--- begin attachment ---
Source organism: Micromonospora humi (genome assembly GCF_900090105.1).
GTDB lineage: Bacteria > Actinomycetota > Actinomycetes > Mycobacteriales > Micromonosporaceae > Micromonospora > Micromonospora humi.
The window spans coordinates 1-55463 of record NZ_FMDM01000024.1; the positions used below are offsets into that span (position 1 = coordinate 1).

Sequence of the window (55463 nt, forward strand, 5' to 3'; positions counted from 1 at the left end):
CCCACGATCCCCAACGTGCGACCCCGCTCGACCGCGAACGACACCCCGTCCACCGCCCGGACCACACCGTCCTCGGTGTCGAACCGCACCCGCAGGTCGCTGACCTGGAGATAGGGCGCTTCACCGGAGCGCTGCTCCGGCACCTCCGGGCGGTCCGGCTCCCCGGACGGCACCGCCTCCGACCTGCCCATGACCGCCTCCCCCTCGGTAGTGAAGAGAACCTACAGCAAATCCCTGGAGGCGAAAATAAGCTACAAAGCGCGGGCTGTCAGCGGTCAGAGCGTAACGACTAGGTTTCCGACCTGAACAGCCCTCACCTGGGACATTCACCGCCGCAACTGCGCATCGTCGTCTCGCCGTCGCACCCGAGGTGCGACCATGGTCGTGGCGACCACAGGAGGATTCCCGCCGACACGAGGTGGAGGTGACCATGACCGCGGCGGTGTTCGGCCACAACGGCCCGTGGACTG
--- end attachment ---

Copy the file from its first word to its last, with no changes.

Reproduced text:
Source organism: Micromonospora humi (genome assembly GCF_900090105.1).
GTDB lineage: Bacteria > Actinomycetota > Actinomycetes > Mycobacteriales > Micromonosporaceae > Micromonospora > Micromonospora humi.
The window spans coordinates 1-55463 of record NZ_FMDM01000024.1; the positions used below are offsets into that span (position 1 = coordinate 1).

Sequence of the window (55463 nt, forward strand, 5' to 3'; positions counted from 1 at the left end):
CCCACGATCCCCAACGTGCGACCCCGCTCGACCGCGAACGACACCCCGTCCACCGCCCGGACCACACCGTCCTCGGTGTCGAACCGCACCCGCAGGTCGCTGACCTGGAGATAGGGCGCTTCACCGGAGCGCTGCTCCGGCACCTCCGGGCGGTCCGGCTCCCCGGACGGCACCGCCTCCGACCTGCCCATGACCGCCTCCCCCTCGGTAGTGAAGAGAACCTACAGCAAATCCCTGGAGGCGAAAATAAGCTACAAAGCGCGGGCTGTCAGCGGTCAGAGCGTAACGACTAGGTTTCCGACCTGAACAGCCCTCACCTGGGACATTCACCGCCGCAACTGCGCATCGTCGTCTCGCCGTCGCACCCGAGGTGCGACCATGGTCGTGGCGACCACAGGAGGATTCCCGCCGACACGAGGTGGAGGTGACCATGACCGCGGCGGTGTTCGGCCACAACGGCCCGTGGACTG